As seen in the Greater Lynn Senior Services newsletter…
Natasha Soolkin (center), Executive Director of the New American Association of Massachusetts (NAAM); seen above with Lesley Hansard (left), Program Coordinator of the Afghan Women’s Workshop; and a program participant (right) at the October 15 Dinner of Welcome.
“This is my most heartfelt thanks to you and the entire Phoenix Food Hub for your exceptional hospitality. It was truly a wonderful gathering, and we couldn’t have asked for a better setting to bring people together. The place has the charm, warmth and welcoming atmosphere, and we are very grateful for your hospitality.”
—Natasha Soolkin, Executive Director, New American Association of Massachusetts (NAAM)
Phoenix Food Hub is a collaboration of the Lynn Food Policy Council (formerly, the Lynn Food Security Task Force), a group of close to 20 organizations all dedicated to fighting the root causes of health disparities and hunger in the City of Lynn. The program offers a wide range of services—everything from a food pantry (funded and operated by Catholic Charities) to nutrition education and counseling to healthy cooking classes in the program’s state-of-the-art teaching kitchen, developed through a generous grant from Mass General Brigham.
“The teaching kitchen is one of the unique aspects of the program and very central to its mission,” says Marilyn Long, Director of Community Programs at GLSS, which spearheaded Phoenix Food Hub and oversees its operations from the agency’s office building in downtown Lynn. “One way we fulfill our mission is to invite like-minded organizations to use the space for events, cooking programs, and more.”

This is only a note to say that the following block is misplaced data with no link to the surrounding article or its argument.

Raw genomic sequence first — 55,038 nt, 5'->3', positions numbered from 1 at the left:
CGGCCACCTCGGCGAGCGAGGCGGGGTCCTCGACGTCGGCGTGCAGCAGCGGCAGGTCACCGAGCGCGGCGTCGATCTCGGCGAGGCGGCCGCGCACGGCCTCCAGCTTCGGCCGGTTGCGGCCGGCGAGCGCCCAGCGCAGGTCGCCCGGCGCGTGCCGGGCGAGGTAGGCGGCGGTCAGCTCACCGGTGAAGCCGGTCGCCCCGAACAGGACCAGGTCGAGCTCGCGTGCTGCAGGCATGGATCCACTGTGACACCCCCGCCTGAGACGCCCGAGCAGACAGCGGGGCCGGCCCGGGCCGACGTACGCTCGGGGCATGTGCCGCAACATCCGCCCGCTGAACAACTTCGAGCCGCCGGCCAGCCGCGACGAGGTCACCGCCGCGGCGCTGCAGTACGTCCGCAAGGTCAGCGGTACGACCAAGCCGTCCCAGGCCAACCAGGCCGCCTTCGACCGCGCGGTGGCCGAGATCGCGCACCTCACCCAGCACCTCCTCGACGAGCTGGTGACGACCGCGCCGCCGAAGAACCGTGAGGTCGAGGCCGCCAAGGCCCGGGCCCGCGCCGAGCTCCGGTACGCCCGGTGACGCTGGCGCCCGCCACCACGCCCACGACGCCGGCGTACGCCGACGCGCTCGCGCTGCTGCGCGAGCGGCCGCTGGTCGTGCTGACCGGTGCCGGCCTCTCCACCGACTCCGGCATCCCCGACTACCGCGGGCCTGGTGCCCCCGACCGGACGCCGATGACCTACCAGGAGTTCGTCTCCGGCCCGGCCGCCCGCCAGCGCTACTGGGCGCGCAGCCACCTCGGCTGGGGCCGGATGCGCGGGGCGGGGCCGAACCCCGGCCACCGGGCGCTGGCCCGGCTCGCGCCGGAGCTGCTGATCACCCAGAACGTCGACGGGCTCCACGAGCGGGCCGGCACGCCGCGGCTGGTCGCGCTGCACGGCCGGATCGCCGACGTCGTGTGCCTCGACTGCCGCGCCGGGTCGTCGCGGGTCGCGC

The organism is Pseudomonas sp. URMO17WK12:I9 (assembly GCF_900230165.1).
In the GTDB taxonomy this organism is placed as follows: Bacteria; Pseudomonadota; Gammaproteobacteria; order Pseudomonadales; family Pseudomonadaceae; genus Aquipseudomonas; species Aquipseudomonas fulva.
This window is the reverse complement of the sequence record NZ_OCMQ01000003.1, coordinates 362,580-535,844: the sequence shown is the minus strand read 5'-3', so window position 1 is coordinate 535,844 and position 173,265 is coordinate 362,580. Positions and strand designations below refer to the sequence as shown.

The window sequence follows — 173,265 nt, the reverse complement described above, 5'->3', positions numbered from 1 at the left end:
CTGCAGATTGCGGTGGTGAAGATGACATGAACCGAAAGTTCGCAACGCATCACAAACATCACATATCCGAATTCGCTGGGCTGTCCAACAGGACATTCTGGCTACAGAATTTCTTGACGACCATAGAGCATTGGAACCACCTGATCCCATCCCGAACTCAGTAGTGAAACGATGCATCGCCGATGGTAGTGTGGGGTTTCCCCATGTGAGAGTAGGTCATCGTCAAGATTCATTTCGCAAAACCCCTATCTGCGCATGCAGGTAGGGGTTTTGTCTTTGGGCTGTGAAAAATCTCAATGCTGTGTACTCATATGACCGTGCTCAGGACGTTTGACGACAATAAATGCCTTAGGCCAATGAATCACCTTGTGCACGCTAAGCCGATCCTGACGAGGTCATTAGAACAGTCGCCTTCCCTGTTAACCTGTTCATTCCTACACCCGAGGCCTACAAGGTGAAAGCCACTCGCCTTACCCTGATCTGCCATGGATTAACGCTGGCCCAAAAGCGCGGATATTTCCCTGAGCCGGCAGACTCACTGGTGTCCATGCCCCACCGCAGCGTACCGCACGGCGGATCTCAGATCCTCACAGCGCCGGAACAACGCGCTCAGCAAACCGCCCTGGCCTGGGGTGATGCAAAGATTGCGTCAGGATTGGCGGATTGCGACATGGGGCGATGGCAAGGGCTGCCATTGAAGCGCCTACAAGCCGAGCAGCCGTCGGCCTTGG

On Sunday, October 15, members of the Afghan Women’s Workshop—a program of the New American Association of Massachusetts (NAAM)—gathered in the teaching kitchen for a full day of cooking and preparation to make an elaborate and delicious traditional Afghan meal to show their gratitude to staff and volunteers. The dinner was sponsored by a grant from the Archewell Foundation.
Food being prepared and served in the Phoenix Food Hub Teaching Kitchen
According to The Daily Item of Lynn, when the U.S. military completed its withdrawal from Afghanistan in the summer of 2021, approximately 76,000 Afghan refugees were evacuated to the United States. Some individuals and families were settled in the North Shore area, leading to the creation of the New American Association’s Afghan Women’s Workshop.
“The initial idea was just to create a safe space for these women to come together to talk, to exchange ideas, to meet,” says Natasha Soolkin, NAAM’s Executive
Director, in an interview with The Daily Item of Lynn. “That’s when program coordinators noticed that many of the women shared a common talent—sewing and embroidery. The program shifted gears to teach the women entrepreneurial skills—quality control, marketing, and financial literacy—through sewing and selling their own textile products—allowing them to gain a sense of independence many had not experienced before.
On Sundays, dozens of Afghan women, including approximately 11 of whom are living in Lynn, gather on the third floor of the Clocktower Business Center on the Lynnway to sew and embroider intricate textiles and articles of clothing. Down the hall, NAAM staff and volunteers watch the women’s children in a daycare room equipped wall-to-wall with cribs, toys, and books.
Each item the women create is lovingly handmade using recycled and/or
donated materials. One hundred percent of each purchase goes directly to the maker. The program also offers alteration and custom sewing—services that can be hard to find these days.
The group is in need of donations of high-quality sewing supplies, fabrics, threads, etc., and a few fully operating sewing machines.